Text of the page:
• He hates bad customer service about as much as I do, and he pushes his team to excellence in customer service.
  • Of course, the converse is true: He loves great customer service.
  • Along those lines, he isn’t satisfied with half-baked solution or answer. He demands the best from his team and the technology.
  • People really are his strongest asset, and he takes care of them like he believes it–he puts his money (and benefits) where his mouth is.
  • He has a “premium” philosophy, both on the supply and demand side. He considers his product a “premium” product that should be paid top dollar for. At the same time, he’s willing to spend top dollar for premium support, premium features, etc. Amazingly, he even bemoans companies like Apple or Red Hat that won’t let him pay more for additional features.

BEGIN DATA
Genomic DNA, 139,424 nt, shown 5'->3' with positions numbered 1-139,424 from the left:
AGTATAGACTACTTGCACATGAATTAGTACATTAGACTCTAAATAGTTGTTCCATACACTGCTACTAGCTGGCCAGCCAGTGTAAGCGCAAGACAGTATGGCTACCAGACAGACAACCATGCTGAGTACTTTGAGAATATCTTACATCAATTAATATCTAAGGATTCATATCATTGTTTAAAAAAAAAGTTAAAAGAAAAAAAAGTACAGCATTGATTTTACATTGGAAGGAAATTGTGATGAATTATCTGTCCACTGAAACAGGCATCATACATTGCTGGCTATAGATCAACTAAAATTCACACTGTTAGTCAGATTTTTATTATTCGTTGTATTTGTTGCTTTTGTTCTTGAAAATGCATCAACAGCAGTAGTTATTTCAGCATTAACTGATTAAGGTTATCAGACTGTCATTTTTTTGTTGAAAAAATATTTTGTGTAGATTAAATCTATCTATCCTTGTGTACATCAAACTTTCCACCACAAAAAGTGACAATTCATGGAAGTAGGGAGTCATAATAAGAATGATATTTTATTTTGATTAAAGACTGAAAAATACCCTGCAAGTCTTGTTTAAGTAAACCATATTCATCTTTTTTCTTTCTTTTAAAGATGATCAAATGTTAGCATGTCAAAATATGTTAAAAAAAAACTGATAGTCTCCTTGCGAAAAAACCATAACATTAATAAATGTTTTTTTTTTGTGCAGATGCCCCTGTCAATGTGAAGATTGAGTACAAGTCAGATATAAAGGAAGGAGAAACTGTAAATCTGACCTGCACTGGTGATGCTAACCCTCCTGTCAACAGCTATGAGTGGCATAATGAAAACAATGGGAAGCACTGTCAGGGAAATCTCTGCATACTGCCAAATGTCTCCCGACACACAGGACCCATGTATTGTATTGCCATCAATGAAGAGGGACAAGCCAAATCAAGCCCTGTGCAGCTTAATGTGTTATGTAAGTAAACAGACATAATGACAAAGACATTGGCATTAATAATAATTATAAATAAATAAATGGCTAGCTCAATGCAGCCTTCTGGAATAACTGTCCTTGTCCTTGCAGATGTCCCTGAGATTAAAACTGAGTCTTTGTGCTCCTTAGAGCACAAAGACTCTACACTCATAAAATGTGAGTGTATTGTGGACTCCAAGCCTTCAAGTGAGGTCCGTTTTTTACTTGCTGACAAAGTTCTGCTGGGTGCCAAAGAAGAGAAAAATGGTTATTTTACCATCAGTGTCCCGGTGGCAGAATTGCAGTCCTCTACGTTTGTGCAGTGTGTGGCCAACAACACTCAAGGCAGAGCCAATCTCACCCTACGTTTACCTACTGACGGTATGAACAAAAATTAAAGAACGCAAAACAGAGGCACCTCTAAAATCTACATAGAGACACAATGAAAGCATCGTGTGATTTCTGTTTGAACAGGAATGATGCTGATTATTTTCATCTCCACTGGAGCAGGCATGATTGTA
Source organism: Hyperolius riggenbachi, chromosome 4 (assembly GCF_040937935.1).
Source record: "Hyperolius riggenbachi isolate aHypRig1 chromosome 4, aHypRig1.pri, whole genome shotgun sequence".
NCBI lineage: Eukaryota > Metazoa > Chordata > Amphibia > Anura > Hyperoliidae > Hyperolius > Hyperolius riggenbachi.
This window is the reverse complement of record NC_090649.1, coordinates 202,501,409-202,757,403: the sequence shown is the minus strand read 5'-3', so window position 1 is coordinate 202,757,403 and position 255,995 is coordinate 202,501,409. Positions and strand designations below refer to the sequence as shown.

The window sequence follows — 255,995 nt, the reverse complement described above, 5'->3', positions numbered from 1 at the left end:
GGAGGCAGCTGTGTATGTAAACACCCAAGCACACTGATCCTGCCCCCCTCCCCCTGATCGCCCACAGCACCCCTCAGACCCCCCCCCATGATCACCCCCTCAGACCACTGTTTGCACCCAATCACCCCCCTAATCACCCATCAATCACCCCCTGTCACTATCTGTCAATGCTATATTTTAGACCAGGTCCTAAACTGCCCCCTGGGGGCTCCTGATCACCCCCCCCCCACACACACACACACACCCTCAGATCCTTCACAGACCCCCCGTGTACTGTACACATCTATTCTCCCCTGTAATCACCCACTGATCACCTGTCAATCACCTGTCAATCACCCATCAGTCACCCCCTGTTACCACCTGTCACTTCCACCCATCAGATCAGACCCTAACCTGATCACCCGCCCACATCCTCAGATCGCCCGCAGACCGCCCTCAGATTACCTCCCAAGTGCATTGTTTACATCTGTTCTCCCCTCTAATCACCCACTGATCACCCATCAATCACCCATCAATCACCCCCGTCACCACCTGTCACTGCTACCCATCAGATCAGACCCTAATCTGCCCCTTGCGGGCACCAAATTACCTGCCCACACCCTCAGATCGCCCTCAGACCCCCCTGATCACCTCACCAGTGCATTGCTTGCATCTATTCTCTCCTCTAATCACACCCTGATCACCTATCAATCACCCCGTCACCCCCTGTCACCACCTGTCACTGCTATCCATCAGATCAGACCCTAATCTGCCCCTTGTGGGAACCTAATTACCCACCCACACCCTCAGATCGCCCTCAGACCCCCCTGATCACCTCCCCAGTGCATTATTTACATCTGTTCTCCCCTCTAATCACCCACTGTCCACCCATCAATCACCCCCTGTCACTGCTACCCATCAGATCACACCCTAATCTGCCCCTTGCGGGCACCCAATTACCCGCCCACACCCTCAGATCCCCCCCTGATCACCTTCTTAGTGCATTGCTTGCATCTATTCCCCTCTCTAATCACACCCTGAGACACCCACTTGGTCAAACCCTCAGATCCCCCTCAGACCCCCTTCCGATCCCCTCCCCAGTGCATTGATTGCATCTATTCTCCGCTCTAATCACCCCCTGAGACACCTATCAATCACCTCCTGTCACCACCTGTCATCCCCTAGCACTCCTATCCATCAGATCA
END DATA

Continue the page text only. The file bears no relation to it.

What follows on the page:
• He’s a self-proclaimed Apple fanboy, but doesn’t pull any punches when he thinks they missed the mark.
  • He’s a family man, and as mentioned above, he takes care of his employees and their families as well.
  • Suits are definitely not his thing.

Genius…sheer genius.

I’m sure I’ll be pulling more tid-bits and philosophies from his blog in the coming weeks. Again, I’ve never met him, but I love what he has written because it’s so rich with deep management, business, technology, and personal philosophy.

Oh, and Don, if you’re reading this, I’m not a stalking you, I’m just a huge fan 🙂 . Your story and philosophies are really quite inspirational.

*I couldn’t see the model number, but based on his blog, I’m guessing they were Canon 5D Mark II’s

When I feel like God is messing with me…

He’s not holding out; I’m holding on.

Thus was one of the conclusions we came to last night in my Real World Bible study. We were studying the story of Lazarus’ death and resurrection. I thought it was interesting because I had never thought about it that way before.

But it’s totally true!

So often I look back, and I can totally see that God was waiting for me to surrender before blessing me with something.

By way of example…